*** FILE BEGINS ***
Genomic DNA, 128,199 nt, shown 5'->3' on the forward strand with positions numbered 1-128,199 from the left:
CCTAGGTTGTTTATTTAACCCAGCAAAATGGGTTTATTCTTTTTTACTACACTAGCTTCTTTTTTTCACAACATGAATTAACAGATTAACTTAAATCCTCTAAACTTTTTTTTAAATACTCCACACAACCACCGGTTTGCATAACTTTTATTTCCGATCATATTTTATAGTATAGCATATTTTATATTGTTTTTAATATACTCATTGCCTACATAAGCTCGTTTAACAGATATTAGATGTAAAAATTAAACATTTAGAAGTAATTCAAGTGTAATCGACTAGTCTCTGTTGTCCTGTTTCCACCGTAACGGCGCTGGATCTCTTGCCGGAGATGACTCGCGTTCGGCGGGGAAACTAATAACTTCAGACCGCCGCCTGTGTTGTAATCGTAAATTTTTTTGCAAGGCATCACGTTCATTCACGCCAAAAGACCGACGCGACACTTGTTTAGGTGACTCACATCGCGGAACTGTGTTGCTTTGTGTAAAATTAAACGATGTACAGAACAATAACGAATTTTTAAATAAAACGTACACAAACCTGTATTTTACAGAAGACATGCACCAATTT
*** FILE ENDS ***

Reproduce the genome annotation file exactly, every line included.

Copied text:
Genomic DNA, 128,199 nt, shown 5'->3' on the forward strand with positions numbered 1-128,199 from the left:
CCTAGGTTGTTTATTTAACCCAGCAAAATGGGTTTATTCTTTTTTACTACACTAGCTTCTTTTTTTCACAACATGAATTAACAGATTAACTTAAATCCTCTAAACTTTTTTTTAAATACTCCACACAACCACCGGTTTGCATAACTTTTATTTCCGATCATATTTTATAGTATAGCATATTTTATATTGTTTTTAATATACTCATTGCCTACATAAGCTCGTTTAACAGATATTAGATGTAAAAATTAAACATTTAGAAGTAATTCAAGTGTAATCGACTAGTCTCTGTTGTCCTGTTTCCACCGTAACGGCGCTGGATCTCTTGCCGGAGATGACTCGCGTTCGGCGGGGAAACTAATAACTTCAGACCGCCGCCTGTGTTGTAATCGTAAATTTTTTTGCAAGGCATCACGTTCATTCACGCCAAAAGACCGACGCGACACTTGTTTAGGTGACTCACATCGCGGAACTGTGTTGCTTTGTGTAAAATTAAACGATGTACAGAACAATAACGAATTTTTAAATAAAACGTACACAAACCTGTATTTTACAGAAGACATGCACCAATTT